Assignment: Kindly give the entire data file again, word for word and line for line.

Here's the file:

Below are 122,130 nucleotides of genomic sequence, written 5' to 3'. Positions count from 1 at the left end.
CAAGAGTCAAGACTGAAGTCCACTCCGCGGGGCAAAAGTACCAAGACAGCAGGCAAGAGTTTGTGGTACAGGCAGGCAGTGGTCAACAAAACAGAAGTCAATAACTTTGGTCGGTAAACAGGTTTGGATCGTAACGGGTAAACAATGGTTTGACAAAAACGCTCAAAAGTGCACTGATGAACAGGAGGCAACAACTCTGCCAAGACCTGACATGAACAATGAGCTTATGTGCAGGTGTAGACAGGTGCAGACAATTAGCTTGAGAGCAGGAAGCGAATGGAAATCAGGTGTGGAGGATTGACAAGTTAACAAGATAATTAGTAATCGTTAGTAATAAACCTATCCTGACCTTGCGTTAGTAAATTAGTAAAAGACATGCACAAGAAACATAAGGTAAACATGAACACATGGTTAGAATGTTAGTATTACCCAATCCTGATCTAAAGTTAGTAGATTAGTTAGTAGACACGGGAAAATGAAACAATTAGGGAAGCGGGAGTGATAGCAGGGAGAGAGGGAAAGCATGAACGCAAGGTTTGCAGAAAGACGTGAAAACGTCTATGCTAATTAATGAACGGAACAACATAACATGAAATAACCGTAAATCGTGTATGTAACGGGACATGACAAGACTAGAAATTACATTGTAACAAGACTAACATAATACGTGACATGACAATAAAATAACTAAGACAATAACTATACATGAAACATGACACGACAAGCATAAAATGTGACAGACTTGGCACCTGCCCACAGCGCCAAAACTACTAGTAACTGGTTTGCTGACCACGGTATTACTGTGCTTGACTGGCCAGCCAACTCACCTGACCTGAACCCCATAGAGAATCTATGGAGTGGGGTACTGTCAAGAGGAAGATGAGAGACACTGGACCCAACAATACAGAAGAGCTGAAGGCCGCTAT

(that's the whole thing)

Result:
Below are 122,130 nucleotides of genomic sequence, written 5' to 3'. Positions count from 1 at the left end.
CAAGAGTCAAGACTGAAGTCCACTCCGCGGGGCAAAAGTACCAAGACAGCAGGCAAGAGTTTGTGGTACAGGCAGGCAGTGGTCAACAAAACAGAAGTCAATAACTTTGGTCGGTAAACAGGTTTGGATCGTAACGGGTAAACAATGGTTTGACAAAAACGCTCAAAAGTGCACTGATGAACAGGAGGCAACAACTCTGCCAAGACCTGACATGAACAATGAGCTTATGTGCAGGTGTAGACAGGTGCAGACAATTAGCTTGAGAGCAGGAAGCGAATGGAAATCAGGTGTGGAGGATTGACAAGTTAACAAGATAATTAGTAATCGTTAGTAATAAACCTATCCTGACCTTGCGTTAGTAAATTAGTAAAAGACATGCACAAGAAACATAAGGTAAACATGAACACATGGTTAGAATGTTAGTATTACCCAATCCTGATCTAAAGTTAGTAGATTAGTTAGTAGACACGGGAAAATGAAACAATTAGGGAAGCGGGAGTGATAGCAGGGAGAGAGGGAAAGCATGAACGCAAGGTTTGCAGAAAGACGTGAAAACGTCTATGCTAATTAATGAACGGAACAACATAACATGAAATAACCGTAAATCGTGTATGTAACGGGACATGACAAGACTAGAAATTACATTGTAACAAGACTAACATAATACGTGACATGACAATAAAATAACTAAGACAATAACTATACATGAAACATGACACGACAAGCATAAAATGTGACAGACTTGGCACCTGCCCACAGCGCCAAAACTACTAGTAACTGGTTTGCTGACCACGGTATTACTGTGCTTGACTGGCCAGCCAACTCACCTGACCTGAACCCCATAGAGAATCTATGGAGTGGGGTACTGTCAAGAGGAAGATGAGAGACACTGGACCCAACAATACAGAAGAGCTGAAGGCCGCTAT